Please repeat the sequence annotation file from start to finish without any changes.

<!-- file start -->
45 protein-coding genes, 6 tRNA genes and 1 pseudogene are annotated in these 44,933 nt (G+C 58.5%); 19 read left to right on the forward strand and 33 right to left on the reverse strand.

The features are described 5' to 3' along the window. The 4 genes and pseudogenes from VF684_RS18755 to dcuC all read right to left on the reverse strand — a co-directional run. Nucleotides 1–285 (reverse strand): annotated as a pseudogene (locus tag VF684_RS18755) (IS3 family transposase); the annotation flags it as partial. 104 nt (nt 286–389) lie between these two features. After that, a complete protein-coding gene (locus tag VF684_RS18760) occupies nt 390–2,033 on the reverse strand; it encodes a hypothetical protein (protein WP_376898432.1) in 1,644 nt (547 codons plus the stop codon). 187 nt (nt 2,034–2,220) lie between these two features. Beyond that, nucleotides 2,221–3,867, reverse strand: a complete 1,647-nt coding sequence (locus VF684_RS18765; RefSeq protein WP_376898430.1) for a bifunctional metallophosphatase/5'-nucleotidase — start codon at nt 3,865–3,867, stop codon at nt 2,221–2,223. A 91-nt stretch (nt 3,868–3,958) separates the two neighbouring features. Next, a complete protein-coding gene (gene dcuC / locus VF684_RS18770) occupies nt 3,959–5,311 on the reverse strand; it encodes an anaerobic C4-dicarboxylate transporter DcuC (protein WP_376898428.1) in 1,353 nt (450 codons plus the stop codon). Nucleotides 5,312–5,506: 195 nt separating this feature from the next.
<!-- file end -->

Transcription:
45 protein-coding genes, 6 tRNA genes and 1 pseudogene are annotated in these 44,933 nt (G+C 58.5%); 19 read left to right on the forward strand and 33 right to left on the reverse strand.

The features are described 5' to 3' along the window. The 4 genes and pseudogenes from VF684_RS18755 to dcuC all read right to left on the reverse strand — a co-directional run. Nucleotides 1–285 (reverse strand): annotated as a pseudogene (locus tag VF684_RS18755) (IS3 family transposase); the annotation flags it as partial. 104 nt (nt 286–389) lie between these two features. After that, a complete protein-coding gene (locus tag VF684_RS18760) occupies nt 390–2,033 on the reverse strand; it encodes a hypothetical protein (protein WP_376898432.1) in 1,644 nt (547 codons plus the stop codon). 187 nt (nt 2,034–2,220) lie between these two features. Beyond that, nucleotides 2,221–3,867, reverse strand: a complete 1,647-nt coding sequence (locus VF684_RS18765; RefSeq protein WP_376898430.1) for a bifunctional metallophosphatase/5'-nucleotidase — start codon at nt 3,865–3,867, stop codon at nt 2,221–2,223. A 91-nt stretch (nt 3,868–3,958) separates the two neighbouring features. Next, a complete protein-coding gene (gene dcuC / locus VF684_RS18770) occupies nt 3,959–5,311 on the reverse strand; it encodes an anaerobic C4-dicarboxylate transporter DcuC (protein WP_376898428.1) in 1,353 nt (450 codons plus the stop codon). Nucleotides 5,312–5,506: 195 nt separating this feature from the next.